Cisco router configuration for Australian 3G or 4G connectivity

There is very little in the way of solid documentation on configuring Cisco devices with cellular interfaces to work with Australian carriers, especially Optus.

The first thing to note is that Optus only support static public IPs on 3G connections, while by default the cellar interfaces will connect at 4G if coverage is available. To get around this, we need to force 3G.

Forcing 3G

Firstly, shut down all all Cellular interfaces with the shutdown command, then run Cellular 0/0/0 lte technology umts.

Configuring a cellular profile

The default profile will have an empty APN and allow both IPv6 and 6. It also specifies no authentication settings. With Optus, we need to specify the APN of yesbusiness as this is the APN required for static IP support, and CHAP credentials of optus/optus. These were details provided by Optus support.

router# cellular 0/0/0 lte profile create 1 yesbusinessip chap optus optus ipv4

Warning: You are attempting to modify the attach profile.
Please consult the service provider before doing so.
Modem power cycle required for change to take effect.

PDP Type = IPv4v6
Access Point Name (APN) =
Authentication = NONE

Profile 1 already exists with above parameters. Do you want to overwrite? [confirm]

Profile 1 will be overwritten with the following values:

PDP type = IPv4
APN = yesbusinessip
Username = optus
Password = optus
Authentication = CHAP

Are you sure? [confirm]
Profile 1 written to modem

Configure the Cellular interface

We then configure the cellular interface, which is very similar to a standard Dialer interface used with ADSL services in Australia.

interface Cellular0/0/0
 description -- Link to Optus 3G --
 ip address negotiated
 ip nat outside
 ip virtual-reassembly in
 encapsulation slip
 load-interval 60
 dialer in-band
 dialer idle-timeout 300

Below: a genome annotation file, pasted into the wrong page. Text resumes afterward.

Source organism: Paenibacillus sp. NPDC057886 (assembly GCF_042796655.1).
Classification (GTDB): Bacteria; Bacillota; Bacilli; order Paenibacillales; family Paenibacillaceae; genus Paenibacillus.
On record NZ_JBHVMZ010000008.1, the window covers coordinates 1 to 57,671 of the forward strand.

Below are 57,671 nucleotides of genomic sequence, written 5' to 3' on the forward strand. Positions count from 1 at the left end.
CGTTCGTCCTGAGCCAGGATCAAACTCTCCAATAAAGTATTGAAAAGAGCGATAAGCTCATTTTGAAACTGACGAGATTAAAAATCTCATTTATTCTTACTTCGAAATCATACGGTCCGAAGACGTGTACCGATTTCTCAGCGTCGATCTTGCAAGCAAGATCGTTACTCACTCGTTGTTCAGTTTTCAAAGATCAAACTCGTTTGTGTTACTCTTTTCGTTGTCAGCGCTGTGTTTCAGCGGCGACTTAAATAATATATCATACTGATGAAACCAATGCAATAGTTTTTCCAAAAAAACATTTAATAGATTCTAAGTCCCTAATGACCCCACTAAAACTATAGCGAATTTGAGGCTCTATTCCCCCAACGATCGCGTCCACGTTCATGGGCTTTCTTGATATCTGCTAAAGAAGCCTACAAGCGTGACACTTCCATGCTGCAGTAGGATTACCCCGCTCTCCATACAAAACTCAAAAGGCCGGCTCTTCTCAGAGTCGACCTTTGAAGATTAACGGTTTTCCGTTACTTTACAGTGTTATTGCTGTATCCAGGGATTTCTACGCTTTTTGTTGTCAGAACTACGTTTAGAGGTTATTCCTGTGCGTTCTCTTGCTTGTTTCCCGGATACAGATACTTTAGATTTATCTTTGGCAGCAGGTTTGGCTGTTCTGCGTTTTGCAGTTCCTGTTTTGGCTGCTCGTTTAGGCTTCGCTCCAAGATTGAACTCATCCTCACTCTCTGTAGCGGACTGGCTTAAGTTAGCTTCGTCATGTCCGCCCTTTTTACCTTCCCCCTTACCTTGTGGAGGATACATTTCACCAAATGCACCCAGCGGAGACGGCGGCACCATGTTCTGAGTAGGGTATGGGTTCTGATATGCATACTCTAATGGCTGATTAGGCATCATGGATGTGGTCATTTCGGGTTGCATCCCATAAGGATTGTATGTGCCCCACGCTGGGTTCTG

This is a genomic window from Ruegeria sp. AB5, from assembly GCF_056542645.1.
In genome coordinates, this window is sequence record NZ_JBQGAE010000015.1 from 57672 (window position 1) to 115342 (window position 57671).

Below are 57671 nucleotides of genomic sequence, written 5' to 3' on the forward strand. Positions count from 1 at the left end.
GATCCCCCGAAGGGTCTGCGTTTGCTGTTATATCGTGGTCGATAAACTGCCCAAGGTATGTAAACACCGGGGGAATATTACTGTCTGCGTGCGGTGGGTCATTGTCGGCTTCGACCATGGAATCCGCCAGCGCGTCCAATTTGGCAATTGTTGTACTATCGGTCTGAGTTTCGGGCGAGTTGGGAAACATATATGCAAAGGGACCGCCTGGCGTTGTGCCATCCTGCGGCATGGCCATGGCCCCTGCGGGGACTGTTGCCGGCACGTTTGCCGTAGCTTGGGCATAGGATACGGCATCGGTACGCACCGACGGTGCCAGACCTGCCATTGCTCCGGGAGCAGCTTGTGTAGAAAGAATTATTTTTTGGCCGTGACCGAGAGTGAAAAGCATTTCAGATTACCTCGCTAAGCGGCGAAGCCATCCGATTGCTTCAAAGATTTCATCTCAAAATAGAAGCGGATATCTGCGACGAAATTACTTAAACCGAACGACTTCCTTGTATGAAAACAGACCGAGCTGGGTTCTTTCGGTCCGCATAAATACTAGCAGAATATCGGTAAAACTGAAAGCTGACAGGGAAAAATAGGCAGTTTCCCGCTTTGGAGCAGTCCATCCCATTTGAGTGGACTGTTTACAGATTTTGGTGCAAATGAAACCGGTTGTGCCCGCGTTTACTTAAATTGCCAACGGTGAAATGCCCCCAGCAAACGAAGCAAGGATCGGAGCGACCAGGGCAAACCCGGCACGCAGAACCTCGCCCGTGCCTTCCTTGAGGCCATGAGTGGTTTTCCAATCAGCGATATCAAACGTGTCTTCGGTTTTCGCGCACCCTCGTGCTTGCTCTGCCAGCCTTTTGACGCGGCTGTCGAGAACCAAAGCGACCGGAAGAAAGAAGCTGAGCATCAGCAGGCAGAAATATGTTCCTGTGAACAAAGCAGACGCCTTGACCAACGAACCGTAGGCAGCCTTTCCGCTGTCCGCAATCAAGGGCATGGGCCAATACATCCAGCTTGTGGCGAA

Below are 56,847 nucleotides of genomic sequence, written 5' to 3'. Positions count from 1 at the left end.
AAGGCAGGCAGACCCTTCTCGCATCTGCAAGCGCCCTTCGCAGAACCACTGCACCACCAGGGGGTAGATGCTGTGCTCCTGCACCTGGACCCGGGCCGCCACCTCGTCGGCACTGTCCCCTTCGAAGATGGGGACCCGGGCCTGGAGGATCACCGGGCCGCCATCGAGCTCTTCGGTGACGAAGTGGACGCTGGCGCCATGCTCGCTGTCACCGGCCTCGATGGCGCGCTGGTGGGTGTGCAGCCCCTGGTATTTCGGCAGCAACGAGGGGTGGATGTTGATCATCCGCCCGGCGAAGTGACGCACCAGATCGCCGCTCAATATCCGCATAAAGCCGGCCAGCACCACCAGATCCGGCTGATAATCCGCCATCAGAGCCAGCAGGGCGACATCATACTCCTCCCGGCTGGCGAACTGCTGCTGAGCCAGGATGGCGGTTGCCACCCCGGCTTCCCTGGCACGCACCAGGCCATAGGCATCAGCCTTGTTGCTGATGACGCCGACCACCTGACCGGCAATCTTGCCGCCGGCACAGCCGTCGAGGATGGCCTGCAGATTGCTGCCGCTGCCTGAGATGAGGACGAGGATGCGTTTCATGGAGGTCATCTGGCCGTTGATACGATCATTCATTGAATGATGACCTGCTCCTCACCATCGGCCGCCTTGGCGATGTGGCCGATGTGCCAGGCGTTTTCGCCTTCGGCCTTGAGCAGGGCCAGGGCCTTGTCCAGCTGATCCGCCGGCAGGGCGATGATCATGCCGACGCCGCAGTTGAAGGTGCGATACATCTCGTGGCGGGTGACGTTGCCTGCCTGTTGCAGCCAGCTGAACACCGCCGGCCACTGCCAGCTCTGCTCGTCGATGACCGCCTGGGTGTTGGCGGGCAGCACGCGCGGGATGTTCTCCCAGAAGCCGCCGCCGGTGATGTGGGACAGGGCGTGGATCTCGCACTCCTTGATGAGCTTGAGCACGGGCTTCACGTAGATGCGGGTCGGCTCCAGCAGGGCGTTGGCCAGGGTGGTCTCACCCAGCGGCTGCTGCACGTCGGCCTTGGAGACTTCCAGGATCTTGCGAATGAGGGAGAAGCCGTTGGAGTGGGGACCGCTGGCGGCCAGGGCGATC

dialer string INTERNET
 dialer-group 1
 async mode interactive

I have left out the usual NAT overload configuration, there is nothing special here and will be identical to other connection types.

Configuring the chat script

The chat script defines the command the modem needs to execute in order to connect. This seems unnecessarily low level and reminds be of the dial up days, but it is actually fairly simple. Most routers will come with a default chat script, but I like to define my own (even if it’s identical).

router(config)#chat-script INTERNET "" "AT!CALL" TIMEOUT 20 "OK"
chat-script INTERNET "" "ATDT*99#" TIMEOUT 30 CONNECT

Configure the Line

Finally, we configure the line. To determine which line we need to configure, we can check show line and to find the line which corresponds with the Cellular interface.

router#show line
   Tty Line Typ     Tx/Rx    A Modem  Roty AccO AccI  Uses  Noise Overruns  Int
*     0    0 CTY              -    -      -    -    -     0      0    0/0      -
      1    1 AUX   9600/9600  -    -      -    -    -     0      0    0/0      -
      2    2 TTY   9600/9600  -    -      -    -    -     0      0    0/0      -
I 0/0/0    3 TTY              - inout     -    -    -     0      0    0/0    Ce0/0/0
  0/0/1    4 TTY              -    -      -    -    -     0      0    0/0    Ce0/0/1
    132  132 VTY              -    -      -    -    -     0      0    0/0      -
    133  133 VTY              -    -      -    -    -     0      0    0/0      -
    134  134 VTY              -    -      -    -    -     0      0    0/0      -
    135  135 VTY              -    -      -    -    -     0      0    0/0      -
    136  136 VTY              -    -      -    -    -     0      0    0/0      -

This is where we specify the chat script defined in the first step.

(config)#line 0/0/0
router(config-line)#script dialer INTERNET
router(config-line)#exec

Send traffic through the interface

As the cellular connection is triggered by traffic, that is, the connection will not come up until there is data to route, we need to define a route and push some traffic through.

dialer-list 1 protocol ip permit
ip route 0.0.0.0 0.0.0.0 Cellular0/0/0 10 name Failover-Optus-3G

That’s it. Your cellular service should now be usable.

A final tip, I’ve found the cellular service can take a few minutes to come up and start passing traffic when the router is reloaded, so some patience is needed.